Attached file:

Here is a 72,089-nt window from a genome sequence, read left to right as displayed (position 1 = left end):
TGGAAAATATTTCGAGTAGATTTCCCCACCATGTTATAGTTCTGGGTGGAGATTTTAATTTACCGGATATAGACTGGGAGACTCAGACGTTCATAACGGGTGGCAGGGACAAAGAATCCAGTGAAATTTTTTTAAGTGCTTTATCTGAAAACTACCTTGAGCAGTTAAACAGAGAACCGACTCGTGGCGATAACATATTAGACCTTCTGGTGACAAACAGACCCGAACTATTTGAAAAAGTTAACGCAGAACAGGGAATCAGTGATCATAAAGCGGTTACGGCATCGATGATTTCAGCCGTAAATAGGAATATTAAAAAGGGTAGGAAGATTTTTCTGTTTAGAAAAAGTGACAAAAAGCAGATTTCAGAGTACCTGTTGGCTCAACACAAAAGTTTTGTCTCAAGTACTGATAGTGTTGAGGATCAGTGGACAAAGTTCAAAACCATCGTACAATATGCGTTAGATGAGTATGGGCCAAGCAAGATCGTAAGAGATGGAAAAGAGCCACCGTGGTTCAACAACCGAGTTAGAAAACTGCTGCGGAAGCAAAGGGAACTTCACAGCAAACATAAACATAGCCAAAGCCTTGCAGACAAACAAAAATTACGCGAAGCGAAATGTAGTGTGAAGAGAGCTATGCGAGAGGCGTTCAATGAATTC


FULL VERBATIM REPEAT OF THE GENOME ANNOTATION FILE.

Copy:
Here is a 72,089-nt window from a genome sequence, read left to right as displayed (position 1 = left end):
TGGAAAATATTTCGAGTAGATTTCCCCACCATGTTATAGTTCTGGGTGGAGATTTTAATTTACCGGATATAGACTGGGAGACTCAGACGTTCATAACGGGTGGCAGGGACAAAGAATCCAGTGAAATTTTTTTAAGTGCTTTATCTGAAAACTACCTTGAGCAGTTAAACAGAGAACCGACTCGTGGCGATAACATATTAGACCTTCTGGTGACAAACAGACCCGAACTATTTGAAAAAGTTAACGCAGAACAGGGAATCAGTGATCATAAAGCGGTTACGGCATCGATGATTTCAGCCGTAAATAGGAATATTAAAAAGGGTAGGAAGATTTTTCTGTTTAGAAAAAGTGACAAAAAGCAGATTTCAGAGTACCTGTTGGCTCAACACAAAAGTTTTGTCTCAAGTACTGATAGTGTTGAGGATCAGTGGACAAAGTTCAAAACCATCGTACAATATGCGTTAGATGAGTATGGGCCAAGCAAGATCGTAAGAGATGGAAAAGAGCCACCGTGGTTCAACAACCGAGTTAGAAAACTGCTGCGGAAGCAAAGGGAACTTCACAGCAAACATAAACATAGCCAAAGCCTTGCAGACAAACAAAAATTACGCGAAGCGAAATGTAGTGTGAAGAGAGCTATGCGAGAGGCGTTCAATGAATTC